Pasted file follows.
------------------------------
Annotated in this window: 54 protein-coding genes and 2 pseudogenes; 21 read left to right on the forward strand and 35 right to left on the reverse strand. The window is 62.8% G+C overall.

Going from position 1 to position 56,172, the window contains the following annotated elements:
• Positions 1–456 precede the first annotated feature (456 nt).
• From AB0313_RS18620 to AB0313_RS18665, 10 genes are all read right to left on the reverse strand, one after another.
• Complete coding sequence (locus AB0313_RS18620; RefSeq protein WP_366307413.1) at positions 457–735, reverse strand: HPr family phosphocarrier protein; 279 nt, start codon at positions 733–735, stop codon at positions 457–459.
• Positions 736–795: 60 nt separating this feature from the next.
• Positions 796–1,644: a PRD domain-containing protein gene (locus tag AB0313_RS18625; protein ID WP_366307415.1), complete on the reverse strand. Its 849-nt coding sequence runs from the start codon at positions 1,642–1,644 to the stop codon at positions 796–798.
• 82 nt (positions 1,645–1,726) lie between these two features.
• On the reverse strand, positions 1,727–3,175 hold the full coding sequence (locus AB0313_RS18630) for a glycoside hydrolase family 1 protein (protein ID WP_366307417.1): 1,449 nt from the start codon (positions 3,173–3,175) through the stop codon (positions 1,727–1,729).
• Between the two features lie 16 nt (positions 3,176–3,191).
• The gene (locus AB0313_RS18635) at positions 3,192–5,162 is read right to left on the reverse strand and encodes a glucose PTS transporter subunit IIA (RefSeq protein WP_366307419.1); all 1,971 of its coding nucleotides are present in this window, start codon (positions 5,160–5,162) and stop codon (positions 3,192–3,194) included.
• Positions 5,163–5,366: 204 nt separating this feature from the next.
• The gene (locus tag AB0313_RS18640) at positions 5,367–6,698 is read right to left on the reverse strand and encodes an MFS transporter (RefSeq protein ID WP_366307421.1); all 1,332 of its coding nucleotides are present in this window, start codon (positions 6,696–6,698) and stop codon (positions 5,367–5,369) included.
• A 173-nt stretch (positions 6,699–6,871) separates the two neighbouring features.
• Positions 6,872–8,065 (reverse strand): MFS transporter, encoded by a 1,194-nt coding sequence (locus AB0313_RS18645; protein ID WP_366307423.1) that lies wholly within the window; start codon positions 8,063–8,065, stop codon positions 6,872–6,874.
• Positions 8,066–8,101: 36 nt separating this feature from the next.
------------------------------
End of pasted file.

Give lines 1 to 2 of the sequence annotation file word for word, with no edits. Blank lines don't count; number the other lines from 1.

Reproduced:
Annotated in this window: 54 protein-coding genes and 2 pseudogenes; 21 read left to right on the forward strand and 35 right to left on the reverse strand. The window is 62.8% G+C overall.

Going from position 1 to position 56,172, the window contains the following annotated elements: